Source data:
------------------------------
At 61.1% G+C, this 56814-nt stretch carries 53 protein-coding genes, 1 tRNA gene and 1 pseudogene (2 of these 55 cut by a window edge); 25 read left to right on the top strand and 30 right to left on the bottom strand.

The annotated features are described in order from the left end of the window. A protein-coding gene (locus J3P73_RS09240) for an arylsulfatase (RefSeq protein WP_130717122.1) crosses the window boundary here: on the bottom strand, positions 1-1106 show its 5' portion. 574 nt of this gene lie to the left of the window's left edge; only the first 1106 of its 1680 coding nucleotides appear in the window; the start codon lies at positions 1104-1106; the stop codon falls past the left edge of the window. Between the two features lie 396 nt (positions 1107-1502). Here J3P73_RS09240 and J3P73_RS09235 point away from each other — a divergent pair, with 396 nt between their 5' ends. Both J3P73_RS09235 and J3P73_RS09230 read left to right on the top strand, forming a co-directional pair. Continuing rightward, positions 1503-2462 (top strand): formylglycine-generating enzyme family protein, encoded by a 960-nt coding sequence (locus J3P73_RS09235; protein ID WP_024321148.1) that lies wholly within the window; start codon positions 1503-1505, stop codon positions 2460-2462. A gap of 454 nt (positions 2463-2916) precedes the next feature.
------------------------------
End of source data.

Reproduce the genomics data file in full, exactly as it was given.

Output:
At 61.1% G+C, this 56814-nt stretch carries 53 protein-coding genes, 1 tRNA gene and 1 pseudogene (2 of these 55 cut by a window edge); 25 read left to right on the top strand and 30 right to left on the bottom strand.

The annotated features are described in order from the left end of the window. A protein-coding gene (locus J3P73_RS09240) for an arylsulfatase (RefSeq protein WP_130717122.1) crosses the window boundary here: on the bottom strand, positions 1-1106 show its 5' portion. 574 nt of this gene lie to the left of the window's left edge; only the first 1106 of its 1680 coding nucleotides appear in the window; the start codon lies at positions 1104-1106; the stop codon falls past the left edge of the window. Between the two features lie 396 nt (positions 1107-1502). Here J3P73_RS09240 and J3P73_RS09235 point away from each other — a divergent pair, with 396 nt between their 5' ends. Both J3P73_RS09235 and J3P73_RS09230 read left to right on the top strand, forming a co-directional pair. Continuing rightward, positions 1503-2462 (top strand): formylglycine-generating enzyme family protein, encoded by a 960-nt coding sequence (locus J3P73_RS09235; protein ID WP_024321148.1) that lies wholly within the window; start codon positions 1503-1505, stop codon positions 2460-2462. A gap of 454 nt (positions 2463-2916) precedes the next feature.